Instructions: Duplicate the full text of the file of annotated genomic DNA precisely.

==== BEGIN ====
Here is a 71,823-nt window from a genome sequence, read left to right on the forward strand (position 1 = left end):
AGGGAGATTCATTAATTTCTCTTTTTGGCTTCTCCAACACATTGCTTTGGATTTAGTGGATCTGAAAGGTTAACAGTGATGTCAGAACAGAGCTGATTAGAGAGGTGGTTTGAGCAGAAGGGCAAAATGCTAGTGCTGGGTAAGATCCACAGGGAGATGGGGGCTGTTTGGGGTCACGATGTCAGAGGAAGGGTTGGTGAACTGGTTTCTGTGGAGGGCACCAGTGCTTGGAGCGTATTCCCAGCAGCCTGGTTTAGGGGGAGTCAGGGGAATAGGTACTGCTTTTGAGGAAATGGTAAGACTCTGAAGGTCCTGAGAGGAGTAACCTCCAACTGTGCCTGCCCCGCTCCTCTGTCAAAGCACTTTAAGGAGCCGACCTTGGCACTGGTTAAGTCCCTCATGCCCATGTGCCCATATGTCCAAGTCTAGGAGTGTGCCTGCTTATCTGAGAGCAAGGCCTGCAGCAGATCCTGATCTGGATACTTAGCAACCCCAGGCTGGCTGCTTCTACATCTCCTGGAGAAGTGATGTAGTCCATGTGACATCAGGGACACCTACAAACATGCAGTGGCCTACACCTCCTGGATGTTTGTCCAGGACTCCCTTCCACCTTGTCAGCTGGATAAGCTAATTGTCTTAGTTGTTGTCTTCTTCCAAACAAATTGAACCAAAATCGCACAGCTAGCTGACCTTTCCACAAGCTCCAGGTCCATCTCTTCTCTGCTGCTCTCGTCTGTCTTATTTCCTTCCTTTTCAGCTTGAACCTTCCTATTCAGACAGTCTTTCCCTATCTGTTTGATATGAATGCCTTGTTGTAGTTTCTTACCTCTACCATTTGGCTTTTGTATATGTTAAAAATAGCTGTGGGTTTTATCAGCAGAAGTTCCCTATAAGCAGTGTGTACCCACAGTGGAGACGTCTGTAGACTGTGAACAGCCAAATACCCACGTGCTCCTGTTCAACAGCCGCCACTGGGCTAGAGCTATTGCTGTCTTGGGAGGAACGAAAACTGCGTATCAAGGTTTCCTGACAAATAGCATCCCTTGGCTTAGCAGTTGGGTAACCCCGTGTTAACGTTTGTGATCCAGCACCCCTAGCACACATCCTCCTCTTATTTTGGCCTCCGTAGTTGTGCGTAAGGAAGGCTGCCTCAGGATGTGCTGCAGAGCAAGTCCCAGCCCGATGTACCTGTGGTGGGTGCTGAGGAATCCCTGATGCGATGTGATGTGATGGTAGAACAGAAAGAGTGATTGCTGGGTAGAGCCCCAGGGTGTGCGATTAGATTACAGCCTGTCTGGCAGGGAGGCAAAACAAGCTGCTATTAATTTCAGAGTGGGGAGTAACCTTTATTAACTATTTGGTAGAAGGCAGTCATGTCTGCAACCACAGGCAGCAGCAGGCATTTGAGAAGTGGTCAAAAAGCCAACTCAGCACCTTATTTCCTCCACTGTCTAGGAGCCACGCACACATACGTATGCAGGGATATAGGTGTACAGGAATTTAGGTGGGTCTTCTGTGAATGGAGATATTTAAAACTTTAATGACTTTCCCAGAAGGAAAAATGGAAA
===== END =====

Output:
Here is a 71,823-nt window from a genome sequence, read left to right on the forward strand (position 1 = left end):
AGGGAGATTCATTAATTTCTCTTTTTGGCTTCTCCAACACATTGCTTTGGATTTAGTGGATCTGAAAGGTTAACAGTGATGTCAGAACAGAGCTGATTAGAGAGGTGGTTTGAGCAGAAGGGCAAAATGCTAGTGCTGGGTAAGATCCACAGGGAGATGGGGGCTGTTTGGGGTCACGATGTCAGAGGAAGGGTTGGTGAACTGGTTTCTGTGGAGGGCACCAGTGCTTGGAGCGTATTCCCAGCAGCCTGGTTTAGGGGGAGTCAGGGGAATAGGTACTGCTTTTGAGGAAATGGTAAGACTCTGAAGGTCCTGAGAGGAGTAACCTCCAACTGTGCCTGCCCCGCTCCTCTGTCAAAGCACTTTAAGGAGCCGACCTTGGCACTGGTTAAGTCCCTCATGCCCATGTGCCCATATGTCCAAGTCTAGGAGTGTGCCTGCTTATCTGAGAGCAAGGCCTGCAGCAGATCCTGATCTGGATACTTAGCAACCCCAGGCTGGCTGCTTCTACATCTCCTGGAGAAGTGATGTAGTCCATGTGACATCAGGGACACCTACAAACATGCAGTGGCCTACACCTCCTGGATGTTTGTCCAGGACTCCCTTCCACCTTGTCAGCTGGATAAGCTAATTGTCTTAGTTGTTGTCTTCTTCCAAACAAATTGAACCAAAATCGCACAGCTAGCTGACCTTTCCACAAGCTCCAGGTCCATCTCTTCTCTGCTGCTCTCGTCTGTCTTATTTCCTTCCTTTTCAGCTTGAACCTTCCTATTCAGACAGTCTTTCCCTATCTGTTTGATATGAATGCCTTGTTGTAGTTTCTTACCTCTACCATTTGGCTTTTGTATATGTTAAAAATAGCTGTGGGTTTTATCAGCAGAAGTTCCCTATAAGCAGTGTGTACCCACAGTGGAGACGTCTGTAGACTGTGAACAGCCAAATACCCACGTGCTCCTGTTCAACAGCCGCCACTGGGCTAGAGCTATTGCTGTCTTGGGAGGAACGAAAACTGCGTATCAAGGTTTCCTGACAAATAGCATCCCTTGGCTTAGCAGTTGGGTAACCCCGTGTTAACGTTTGTGATCCAGCACCCCTAGCACACATCCTCCTCTTATTTTGGCCTCCGTAGTTGTGCGTAAGGAAGGCTGCCTCAGGATGTGCTGCAGAGCAAGTCCCAGCCCGATGTACCTGTGGTGGGTGCTGAGGAATCCCTGATGCGATGTGATGTGATGGTAGAACAGAAAGAGTGATTGCTGGGTAGAGCCCCAGGGTGTGCGATTAGATTACAGCCTGTCTGGCAGGGAGGCAAAACAAGCTGCTATTAATTTCAGAGTGGGGAGTAACCTTTATTAACTATTTGGTAGAAGGCAGTCATGTCTGCAACCACAGGCAGCAGCAGGCATTTGAGAAGTGGTCAAAAAGCCAACTCAGCACCTTATTTCCTCCACTGTCTAGGAGCCACGCACACATACGTATGCAGGGATATAGGTGTACAGGAATTTAGGTGGGTCTTCTGTGAATGGAGATATTTAAAACTTTAATGACTTTCCCAGAAGGAAAAATGGAAA